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Drenkowski v. Goodman

New Jersey Superior Court, Chancery Division


Decided: January 9, 1957.

BRONISLAW DRENKOWSKI AND ANNA DRENKOWSKI, HIS WIFE, PLAINTIFFS,
v.
LOUIS GOODMAN & JOSEPH C. COOK, T/A ADVANCE CONSTRUCTION COMPANY, DEFENDANTS

Sullivan, J.s.c.

Sullivan

[43 NJSuper Page 206] I have considerable difficulty with this case because, while I have concluded that the retaining

[43 NJSuper Page 207]

wall in question was erected on the plaintiffs' property without their knowledge or consent, I do not see how I can now order the defendants to remove the wall or relocate without causing considerable damage to the rights and property of innocent persons who are not even parties to this suit.

The facts are simple. The defendants are developers and builders of homes and they purchased a parcel of land in Union Township, Union County, New Jersey, and eventually erected thereon a number of homes. The tract had a considerable slope to it and in order to plot out and utilize the land for building lots it was necessary to, more or less, level off the lower part of the tract along Kawameeh Drive and also level off the higher part of the same tract. The effect, of course, was to divide the tract into a lower level and a higher level for building purposes. It is the retaining wall that separates these two levels that is the subject of this suit.

The plaintiffs saw the property while in process of development and construction. They liked a certain house on the lower level and bought it immediately, closed title and moved in, although not all of the outside work such as grading, driveway, sidewalk and the like had been completed. As a matter of fact, the closing papers earmark $500 of the purchase price as an escrow fund to insure completion by defendants of these items. This fund is the subject of a counterclaim by defendants, and I have determined that all of the work called for by the escrow agreement has been completed in a good and workmanlike manner and that defendants are entitled to have the $500 paid to them.

When plaintiffs moved in, the retaining wall across the rear of their property had not yet been constructed. Plaintiffs saw the wall going up about a month later and inquired of the defendants as to its location but got no satisfaction. It was not until some time later that plaintiffs had a survey made and learned for the first time that the wall, which is a foot thick, encroached on the plaintiffs' property to the extent of some 26 inches. I am satisfied that plaintiffs never knew of or consented to this encroachment, but I am also satisfied that the defendants in putting the wall up

[43 NJSuper Page 208]

unintentionally located it on plaintiffs' lot. The wall, by the way, is not just across the rear of plaintiffs' property but is about 150 feet in length and extends across the rear of lots fronting on Kawameeh Drive. Plaintiffs want the wall, or that part of it which crosses the rear of their property, removed, and ordinarily they would be entitled to the relief sought. To do so, however, would create havoc. The rear of plaintiffs' lot slopes upward rather sharply to the extent of about four feet, and on top of the slope is the wall which is over five feet in height and which retains and holds the land and earth comprising the upper level. Directly in the rear of plaintiffs' lot and on the upper level is a new home and garage occupied by persons who are not parties to this suit. If the wall in the rear of plaintiffs' lot is taken down, the evidence indicates, and it is obvious from a personal inspection, that the upper level lot would collapse and slide into the plaintiffs' backyard. It is impossible to say how much damage would result to the upper lot except that manifestly it would be substantial and could even affect the house itself.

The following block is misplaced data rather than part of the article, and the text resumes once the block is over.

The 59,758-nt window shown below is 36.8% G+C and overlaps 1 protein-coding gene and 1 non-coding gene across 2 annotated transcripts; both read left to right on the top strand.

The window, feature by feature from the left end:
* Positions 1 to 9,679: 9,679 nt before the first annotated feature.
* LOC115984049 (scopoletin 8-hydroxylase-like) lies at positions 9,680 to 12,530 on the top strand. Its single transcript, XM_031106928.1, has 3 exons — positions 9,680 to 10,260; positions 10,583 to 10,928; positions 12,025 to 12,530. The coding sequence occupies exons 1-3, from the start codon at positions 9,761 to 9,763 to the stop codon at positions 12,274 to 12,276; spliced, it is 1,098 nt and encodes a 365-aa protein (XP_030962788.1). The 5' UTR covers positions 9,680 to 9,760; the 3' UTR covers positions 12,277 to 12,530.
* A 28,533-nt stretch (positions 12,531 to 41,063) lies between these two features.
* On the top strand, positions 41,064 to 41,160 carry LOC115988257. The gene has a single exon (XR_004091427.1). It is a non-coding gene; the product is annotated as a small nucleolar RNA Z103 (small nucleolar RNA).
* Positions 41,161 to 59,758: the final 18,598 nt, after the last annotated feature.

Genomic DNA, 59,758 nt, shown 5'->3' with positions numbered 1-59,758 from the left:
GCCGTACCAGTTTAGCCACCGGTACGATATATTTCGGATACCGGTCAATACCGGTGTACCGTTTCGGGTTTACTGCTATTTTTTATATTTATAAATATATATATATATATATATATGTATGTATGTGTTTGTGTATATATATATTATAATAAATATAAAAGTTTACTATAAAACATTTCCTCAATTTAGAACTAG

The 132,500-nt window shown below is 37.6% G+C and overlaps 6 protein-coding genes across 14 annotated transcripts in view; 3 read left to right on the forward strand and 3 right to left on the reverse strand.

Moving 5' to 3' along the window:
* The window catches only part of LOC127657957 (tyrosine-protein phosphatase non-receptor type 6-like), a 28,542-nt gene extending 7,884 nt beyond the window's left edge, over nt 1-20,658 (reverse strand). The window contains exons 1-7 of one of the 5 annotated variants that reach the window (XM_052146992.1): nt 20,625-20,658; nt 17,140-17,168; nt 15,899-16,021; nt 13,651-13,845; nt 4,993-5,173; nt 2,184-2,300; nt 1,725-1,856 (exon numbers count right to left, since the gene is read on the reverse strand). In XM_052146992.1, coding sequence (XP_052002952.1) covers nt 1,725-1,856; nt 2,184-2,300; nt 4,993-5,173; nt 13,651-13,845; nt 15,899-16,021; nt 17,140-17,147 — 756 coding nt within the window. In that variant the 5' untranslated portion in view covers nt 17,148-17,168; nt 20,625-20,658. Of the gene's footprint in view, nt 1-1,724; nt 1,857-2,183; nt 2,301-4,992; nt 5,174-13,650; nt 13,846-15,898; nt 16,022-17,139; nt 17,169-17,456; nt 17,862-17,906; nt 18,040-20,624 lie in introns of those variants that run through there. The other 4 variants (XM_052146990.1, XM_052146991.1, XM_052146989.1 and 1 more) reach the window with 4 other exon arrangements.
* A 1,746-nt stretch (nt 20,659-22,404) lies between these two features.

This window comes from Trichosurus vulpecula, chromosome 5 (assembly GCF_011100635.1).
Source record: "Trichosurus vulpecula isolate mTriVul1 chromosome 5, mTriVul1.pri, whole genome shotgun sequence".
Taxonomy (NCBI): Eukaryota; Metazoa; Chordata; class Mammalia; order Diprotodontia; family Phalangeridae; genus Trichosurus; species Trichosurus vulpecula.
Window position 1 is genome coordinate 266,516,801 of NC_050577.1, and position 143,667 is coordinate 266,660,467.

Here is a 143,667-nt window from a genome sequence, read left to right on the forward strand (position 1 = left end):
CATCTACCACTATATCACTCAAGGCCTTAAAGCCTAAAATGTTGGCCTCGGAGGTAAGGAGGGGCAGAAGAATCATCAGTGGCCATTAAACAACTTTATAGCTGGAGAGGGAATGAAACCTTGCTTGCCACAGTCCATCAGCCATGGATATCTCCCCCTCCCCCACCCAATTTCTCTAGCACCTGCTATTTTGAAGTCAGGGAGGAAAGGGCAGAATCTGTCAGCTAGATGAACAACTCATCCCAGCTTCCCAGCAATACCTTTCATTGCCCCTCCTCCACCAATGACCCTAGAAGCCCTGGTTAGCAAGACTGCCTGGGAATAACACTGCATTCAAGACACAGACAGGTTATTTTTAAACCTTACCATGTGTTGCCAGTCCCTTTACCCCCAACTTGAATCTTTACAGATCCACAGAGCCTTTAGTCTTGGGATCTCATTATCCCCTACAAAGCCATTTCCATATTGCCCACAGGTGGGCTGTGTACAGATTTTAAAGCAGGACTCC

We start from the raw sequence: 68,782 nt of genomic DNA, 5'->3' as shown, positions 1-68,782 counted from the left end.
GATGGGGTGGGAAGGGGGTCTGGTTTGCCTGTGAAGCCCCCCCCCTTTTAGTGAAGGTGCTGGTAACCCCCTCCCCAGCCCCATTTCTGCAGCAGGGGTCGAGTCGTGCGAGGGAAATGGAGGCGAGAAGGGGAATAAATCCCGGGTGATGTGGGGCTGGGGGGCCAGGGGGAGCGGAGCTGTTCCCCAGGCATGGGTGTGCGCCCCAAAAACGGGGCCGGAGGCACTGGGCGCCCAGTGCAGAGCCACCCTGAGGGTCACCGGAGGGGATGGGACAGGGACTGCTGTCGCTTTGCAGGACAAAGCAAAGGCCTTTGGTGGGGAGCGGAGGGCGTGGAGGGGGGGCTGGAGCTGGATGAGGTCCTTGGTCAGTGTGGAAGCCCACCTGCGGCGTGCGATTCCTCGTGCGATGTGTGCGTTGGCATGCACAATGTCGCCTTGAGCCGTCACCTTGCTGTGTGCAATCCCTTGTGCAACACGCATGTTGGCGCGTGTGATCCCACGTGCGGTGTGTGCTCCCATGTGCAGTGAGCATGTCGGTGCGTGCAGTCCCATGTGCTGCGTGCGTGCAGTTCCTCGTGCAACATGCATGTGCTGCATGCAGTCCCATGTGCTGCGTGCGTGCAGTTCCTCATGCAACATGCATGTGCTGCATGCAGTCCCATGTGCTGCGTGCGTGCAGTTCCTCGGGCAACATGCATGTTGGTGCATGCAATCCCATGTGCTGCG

To the suggestion that the wall be moved back off the plaintiffs' property, defendants point out that this would entail putting it on the property of the upper level lot owner who is not a party to this suit. Further than that, defendants also say that the wall is supported by tie rods with concrete anchors that run back into the bank which the wall retains. To move the wall, say the defendants, would require digging trenches many feet long on the upland owner's property in order to set the supporting tie rods. How this annoyance, inconvenience and damage can be inflicted on the upland owner even if he were joined in the suit is not explained.

In view of the above, I cannot order the wall removed or relocated even though plaintiffs have suffered a clear injury. Innocent persons would otherwise suffer.

In my discretion, and in view of the equities mentioned, I decline to issue a mandatory injunction for the removal or relocation of the wall. Instead, I will award the plaintiffs

[43 NJSuper Page 209]

damages of $875, which is 5% of the purchase price. I am aware that plaintiffs' property now will have a 26-inch encroachment at the rear thereof. However, the area involved is not used by plaintiffs except for a flower garden. I am satisfied that plaintiffs' title will not be rendered unmarketable in view of the type of property involved and the character of the encroachment.

19570109


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